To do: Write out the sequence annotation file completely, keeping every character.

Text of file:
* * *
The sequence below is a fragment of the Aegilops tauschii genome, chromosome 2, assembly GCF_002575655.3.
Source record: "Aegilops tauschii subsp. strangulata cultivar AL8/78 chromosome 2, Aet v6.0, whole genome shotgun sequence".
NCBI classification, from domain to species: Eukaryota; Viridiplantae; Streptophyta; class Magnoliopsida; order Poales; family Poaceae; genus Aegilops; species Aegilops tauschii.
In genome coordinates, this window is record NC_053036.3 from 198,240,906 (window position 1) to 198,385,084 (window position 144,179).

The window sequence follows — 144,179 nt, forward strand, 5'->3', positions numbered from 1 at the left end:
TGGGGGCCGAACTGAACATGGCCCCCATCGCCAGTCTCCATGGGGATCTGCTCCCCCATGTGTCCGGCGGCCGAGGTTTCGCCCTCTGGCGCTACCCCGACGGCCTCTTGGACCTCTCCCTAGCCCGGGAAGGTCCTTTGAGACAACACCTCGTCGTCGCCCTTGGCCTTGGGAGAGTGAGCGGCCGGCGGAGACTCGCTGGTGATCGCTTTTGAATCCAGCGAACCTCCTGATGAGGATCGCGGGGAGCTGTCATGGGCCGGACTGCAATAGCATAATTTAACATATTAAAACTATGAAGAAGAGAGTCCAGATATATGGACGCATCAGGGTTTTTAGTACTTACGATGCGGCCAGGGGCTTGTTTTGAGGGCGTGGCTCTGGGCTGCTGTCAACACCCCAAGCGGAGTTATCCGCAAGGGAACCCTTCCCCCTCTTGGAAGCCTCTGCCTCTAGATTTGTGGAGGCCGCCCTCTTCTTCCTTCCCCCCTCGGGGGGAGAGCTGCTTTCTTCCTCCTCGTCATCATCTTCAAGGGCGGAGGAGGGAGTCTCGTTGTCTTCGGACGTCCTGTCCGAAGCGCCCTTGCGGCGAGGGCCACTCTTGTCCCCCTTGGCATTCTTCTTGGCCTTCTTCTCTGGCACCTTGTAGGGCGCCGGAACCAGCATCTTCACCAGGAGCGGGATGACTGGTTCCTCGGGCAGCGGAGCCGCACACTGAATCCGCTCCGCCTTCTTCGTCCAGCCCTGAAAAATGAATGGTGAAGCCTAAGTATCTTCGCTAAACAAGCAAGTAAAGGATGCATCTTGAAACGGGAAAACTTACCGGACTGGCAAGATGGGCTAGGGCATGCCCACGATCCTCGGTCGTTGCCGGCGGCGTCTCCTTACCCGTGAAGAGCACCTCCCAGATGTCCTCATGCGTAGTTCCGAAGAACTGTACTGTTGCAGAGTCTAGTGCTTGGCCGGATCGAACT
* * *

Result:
The sequence below is a fragment of the Aegilops tauschii genome, chromosome 2, assembly GCF_002575655.3.
Source record: "Aegilops tauschii subsp. strangulata cultivar AL8/78 chromosome 2, Aet v6.0, whole genome shotgun sequence".
NCBI classification, from domain to species: Eukaryota; Viridiplantae; Streptophyta; class Magnoliopsida; order Poales; family Poaceae; genus Aegilops; species Aegilops tauschii.
In genome coordinates, this window is record NC_053036.3 from 198,240,906 (window position 1) to 198,385,084 (window position 144,179).

The window sequence follows — 144,179 nt, forward strand, 5'->3', positions numbered from 1 at the left end:
TGGGGGCCGAACTGAACATGGCCCCCATCGCCAGTCTCCATGGGGATCTGCTCCCCCATGTGTCCGGCGGCCGAGGTTTCGCCCTCTGGCGCTACCCCGACGGCCTCTTGGACCTCTCCCTAGCCCGGGAAGGTCCTTTGAGACAACACCTCGTCGTCGCCCTTGGCCTTGGGAGAGTGAGCGGCCGGCGGAGACTCGCTGGTGATCGCTTTTGAATCCAGCGAACCTCCTGATGAGGATCGCGGGGAGCTGTCATGGGCCGGACTGCAATAGCATAATTTAACATATTAAAACTATGAAGAAGAGAGTCCAGATATATGGACGCATCAGGGTTTTTAGTACTTACGATGCGGCCAGGGGCTTGTTTTGAGGGCGTGGCTCTGGGCTGCTGTCAACACCCCAAGCGGAGTTATCCGCAAGGGAACCCTTCCCCCTCTTGGAAGCCTCTGCCTCTAGATTTGTGGAGGCCGCCCTCTTCTTCCTTCCCCCCTCGGGGGGAGAGCTGCTTTCTTCCTCCTCGTCATCATCTTCAAGGGCGGAGGAGGGAGTCTCGTTGTCTTCGGACGTCCTGTCCGAAGCGCCCTTGCGGCGAGGGCCACTCTTGTCCCCCTTGGCATTCTTCTTGGCCTTCTTCTCTGGCACCTTGTAGGGCGCCGGAACCAGCATCTTCACCAGGAGCGGGATGACTGGTTCCTCGGGCAGCGGAGCCGCACACTGAATCCGCTCCGCCTTCTTCGTCCAGCCCTGAAAAATGAATGGTGAAGCCTAAGTATCTTCGCTAAACAAGCAAGTAAAGGATGCATCTTGAAACGGGAAAACTTACCGGACTGGCAAGATGGGCTAGGGCATGCCCACGATCCTCGGTCGTTGCCGGCGGCGTCTCCTTACCCGTGAAGAGCACCTCCCAGATGTCCTCATGCGTAGTTCCGAAGAACTGTACTGTTGCAGAGTCTAGTGCTTGGCCGGATCGAACT